However, the rewards of pet interaction are not limited to dog walking. Spending time playing with your cat or hamster, watching fish in an aquarium or wild birds feeding – have all been linked to improved mental health.  Studies show that pets in general make us feel more relaxed, reducing depression and loneliness.  To read more about the health benefits, see our booklet, which summarises huge amounts of research in this area.

Pets need exercise too

Having talked about your physical and mental health, we should also remember how important it is for your pets to get the right amount of exercise.  Research among vets suggests that obesity is a big problem with 51% of dogs, 44% of cats and 29% of small mammals classed as overweight or obese.

Overfeeding, unsuitable table scraps and insufficient exercise are the major causes of overweight pets. In the same way that excess weight can cause us additional problems, pets can suffer too.  Pet obesity can contribute to health issues such as arthritis, heart disease and cancer.  Sadly, it can also shorten their lifespan. 

Exercise is important to keep your pet content and to strengthen the bond between the owner and the pet too. Whatever activity you choose to practice with your pet, remember that the type and amount of exercise should be tailored according to the individual pet.

This year, we hope that as many of you as possible can get out and about – or invest more time interacting – with your pets.  In addition to boosting your physical and mental health, it will keep your pets stay healthy and happy too.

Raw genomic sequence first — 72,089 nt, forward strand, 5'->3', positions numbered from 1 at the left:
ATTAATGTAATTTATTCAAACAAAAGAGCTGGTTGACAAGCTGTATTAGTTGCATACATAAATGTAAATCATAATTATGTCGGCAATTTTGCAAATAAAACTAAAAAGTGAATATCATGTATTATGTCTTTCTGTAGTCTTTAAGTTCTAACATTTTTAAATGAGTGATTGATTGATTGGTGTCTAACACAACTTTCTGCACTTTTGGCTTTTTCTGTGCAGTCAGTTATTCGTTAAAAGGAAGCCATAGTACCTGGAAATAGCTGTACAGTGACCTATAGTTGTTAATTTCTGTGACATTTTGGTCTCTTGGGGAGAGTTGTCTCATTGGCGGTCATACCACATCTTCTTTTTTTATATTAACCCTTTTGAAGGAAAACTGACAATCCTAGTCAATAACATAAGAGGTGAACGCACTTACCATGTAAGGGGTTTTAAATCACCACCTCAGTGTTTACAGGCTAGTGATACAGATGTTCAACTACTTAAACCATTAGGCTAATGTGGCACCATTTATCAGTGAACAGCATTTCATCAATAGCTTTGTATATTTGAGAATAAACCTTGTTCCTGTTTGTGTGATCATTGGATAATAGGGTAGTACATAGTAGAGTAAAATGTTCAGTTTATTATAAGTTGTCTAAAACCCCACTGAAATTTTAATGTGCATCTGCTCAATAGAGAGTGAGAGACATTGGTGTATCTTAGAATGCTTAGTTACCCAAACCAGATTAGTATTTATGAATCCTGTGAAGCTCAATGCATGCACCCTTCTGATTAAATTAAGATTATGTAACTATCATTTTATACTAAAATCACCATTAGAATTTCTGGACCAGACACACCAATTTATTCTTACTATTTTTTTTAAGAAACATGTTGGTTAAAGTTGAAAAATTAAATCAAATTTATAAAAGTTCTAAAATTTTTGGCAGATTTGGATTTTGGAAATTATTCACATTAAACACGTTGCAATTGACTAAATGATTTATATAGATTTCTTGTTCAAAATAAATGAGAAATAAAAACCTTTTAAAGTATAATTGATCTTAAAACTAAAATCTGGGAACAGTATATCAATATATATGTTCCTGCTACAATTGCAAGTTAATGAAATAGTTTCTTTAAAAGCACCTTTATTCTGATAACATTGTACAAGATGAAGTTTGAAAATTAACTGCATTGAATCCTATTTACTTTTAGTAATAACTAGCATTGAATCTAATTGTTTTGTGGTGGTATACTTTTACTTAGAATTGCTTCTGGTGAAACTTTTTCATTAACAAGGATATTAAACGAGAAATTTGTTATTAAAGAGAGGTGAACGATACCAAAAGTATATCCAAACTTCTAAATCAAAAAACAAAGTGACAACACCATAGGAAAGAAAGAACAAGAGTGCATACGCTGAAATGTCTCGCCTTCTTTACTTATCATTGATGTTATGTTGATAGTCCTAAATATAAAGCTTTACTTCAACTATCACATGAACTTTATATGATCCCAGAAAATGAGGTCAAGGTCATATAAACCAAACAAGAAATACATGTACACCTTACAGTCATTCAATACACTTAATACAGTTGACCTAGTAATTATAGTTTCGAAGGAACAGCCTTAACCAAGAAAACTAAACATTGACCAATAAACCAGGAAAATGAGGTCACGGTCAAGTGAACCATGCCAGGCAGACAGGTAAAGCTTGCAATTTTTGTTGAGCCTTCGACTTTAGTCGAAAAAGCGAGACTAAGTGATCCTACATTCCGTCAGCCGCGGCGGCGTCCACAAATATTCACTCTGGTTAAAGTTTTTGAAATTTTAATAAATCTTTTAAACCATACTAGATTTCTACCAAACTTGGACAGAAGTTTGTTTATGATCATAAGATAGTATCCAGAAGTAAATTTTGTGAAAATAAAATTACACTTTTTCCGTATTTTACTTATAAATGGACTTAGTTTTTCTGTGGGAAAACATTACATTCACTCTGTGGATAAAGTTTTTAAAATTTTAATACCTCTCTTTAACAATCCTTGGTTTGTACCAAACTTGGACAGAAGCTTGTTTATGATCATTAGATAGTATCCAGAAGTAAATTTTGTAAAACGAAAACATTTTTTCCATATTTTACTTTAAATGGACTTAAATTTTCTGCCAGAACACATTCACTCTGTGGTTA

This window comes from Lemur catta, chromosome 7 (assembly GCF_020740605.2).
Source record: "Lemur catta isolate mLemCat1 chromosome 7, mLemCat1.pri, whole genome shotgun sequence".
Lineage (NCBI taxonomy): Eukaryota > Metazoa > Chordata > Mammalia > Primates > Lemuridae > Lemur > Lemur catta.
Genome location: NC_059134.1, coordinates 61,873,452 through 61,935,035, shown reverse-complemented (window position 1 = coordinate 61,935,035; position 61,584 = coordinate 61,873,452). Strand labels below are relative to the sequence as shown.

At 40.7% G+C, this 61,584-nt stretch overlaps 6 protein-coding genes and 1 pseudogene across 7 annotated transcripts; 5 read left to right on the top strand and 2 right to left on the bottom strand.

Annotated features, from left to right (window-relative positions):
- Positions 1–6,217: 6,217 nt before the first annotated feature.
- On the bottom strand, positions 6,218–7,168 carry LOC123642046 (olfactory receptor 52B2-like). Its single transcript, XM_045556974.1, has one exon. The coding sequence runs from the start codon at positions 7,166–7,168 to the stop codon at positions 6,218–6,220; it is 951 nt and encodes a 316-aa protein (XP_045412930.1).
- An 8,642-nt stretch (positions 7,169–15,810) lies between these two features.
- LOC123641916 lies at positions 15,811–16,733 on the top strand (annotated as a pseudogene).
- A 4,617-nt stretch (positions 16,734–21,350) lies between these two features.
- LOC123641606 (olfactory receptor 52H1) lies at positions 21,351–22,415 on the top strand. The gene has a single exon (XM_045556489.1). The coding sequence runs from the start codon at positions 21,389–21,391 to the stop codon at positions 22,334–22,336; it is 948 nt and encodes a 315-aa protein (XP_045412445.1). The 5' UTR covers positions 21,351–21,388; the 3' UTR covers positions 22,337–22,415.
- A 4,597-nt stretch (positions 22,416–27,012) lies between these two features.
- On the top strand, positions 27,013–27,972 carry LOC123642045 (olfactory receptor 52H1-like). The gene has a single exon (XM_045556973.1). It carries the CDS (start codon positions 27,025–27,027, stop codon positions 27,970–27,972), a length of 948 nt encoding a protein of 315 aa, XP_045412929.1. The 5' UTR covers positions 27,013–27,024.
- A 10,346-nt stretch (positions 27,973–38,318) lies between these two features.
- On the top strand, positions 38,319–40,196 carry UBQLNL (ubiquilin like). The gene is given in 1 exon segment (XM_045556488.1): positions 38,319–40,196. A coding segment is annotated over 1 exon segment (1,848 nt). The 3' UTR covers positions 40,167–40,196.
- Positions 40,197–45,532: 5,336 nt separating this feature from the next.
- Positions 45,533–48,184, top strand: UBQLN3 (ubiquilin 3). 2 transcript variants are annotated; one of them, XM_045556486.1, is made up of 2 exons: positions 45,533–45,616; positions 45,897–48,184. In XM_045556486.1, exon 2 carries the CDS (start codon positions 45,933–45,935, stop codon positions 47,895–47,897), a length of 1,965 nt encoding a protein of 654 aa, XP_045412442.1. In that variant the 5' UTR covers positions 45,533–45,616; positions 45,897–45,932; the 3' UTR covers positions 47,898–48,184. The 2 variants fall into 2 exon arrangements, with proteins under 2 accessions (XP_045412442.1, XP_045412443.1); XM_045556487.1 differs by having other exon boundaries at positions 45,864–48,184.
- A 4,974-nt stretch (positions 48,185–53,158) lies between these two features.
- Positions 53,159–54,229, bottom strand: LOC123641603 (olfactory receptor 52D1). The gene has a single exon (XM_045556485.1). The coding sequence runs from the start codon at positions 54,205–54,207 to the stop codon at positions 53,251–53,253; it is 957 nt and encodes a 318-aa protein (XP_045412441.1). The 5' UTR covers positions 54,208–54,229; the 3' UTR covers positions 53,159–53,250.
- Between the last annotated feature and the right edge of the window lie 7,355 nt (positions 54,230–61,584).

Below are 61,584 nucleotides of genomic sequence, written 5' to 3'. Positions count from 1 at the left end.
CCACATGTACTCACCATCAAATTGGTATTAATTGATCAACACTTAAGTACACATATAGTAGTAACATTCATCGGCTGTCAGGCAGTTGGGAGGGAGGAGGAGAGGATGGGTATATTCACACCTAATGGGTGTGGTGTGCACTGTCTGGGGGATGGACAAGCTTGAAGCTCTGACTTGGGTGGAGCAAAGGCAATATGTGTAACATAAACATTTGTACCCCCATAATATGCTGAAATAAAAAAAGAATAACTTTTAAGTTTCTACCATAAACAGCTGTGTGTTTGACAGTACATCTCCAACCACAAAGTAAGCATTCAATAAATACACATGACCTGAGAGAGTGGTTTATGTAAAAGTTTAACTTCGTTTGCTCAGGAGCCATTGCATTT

Today is Blue Monday, which has been dubbed as the gloomiest day of the year. While the scientific proof of this recurrence is arguably debatable, it is a valuable opportunity to share awareness on mental health issues. This is especially true considering the toll on mental health that Covid-19 and its consequences have caused on many people. However, research has shown that companion animals are valuable assets to alleviate mental health issues.

So, can the benefits of the human-animal bond or #PetPower help brighten this Blue Monday?

Blue Monday

Taking place every year on the third Monday of January, Blue Monday is allegedly the saddest day of the year. The term was first coined in 2005 by Dr Cliff Arnall and is purported to be based on an equation including various factors such as average temperature, days since the last payday, days until the next bank holiday, average hours of daylight, and the number of nights in during the month. Despite originally being conceived as a marketing tool to encourage people to book holidays, the term has since gained popularity and moved into common parlance, particularly as mental health awareness grows.

Mental Health Issues and Covid-19

Such awareness days have arguably offered a valuable opportunity to shed light on the issue of mental health, especially after the Covid-19 Pandemic. Researchers believe that the pandemic and its consequences, such as lockdowns, have clearly harmed people’s mental health.

To understand the impact of the virus on mental health, a study collected data from 200,000 European citizens. Thanks to the collaborative network COVID-Minds, scientists gathered and analysed these data from four different countries (Denmark, France, the Netherlands, and the UK) between spring and early summer of 2020. This project focused on mental health factors, such as anxiety and loneliness, since psychological stress is a risk factor for long-term and severe mental illness. The study results revealed that the highest levels of loneliness were observed among young people and people with pre-existing mental illnesses.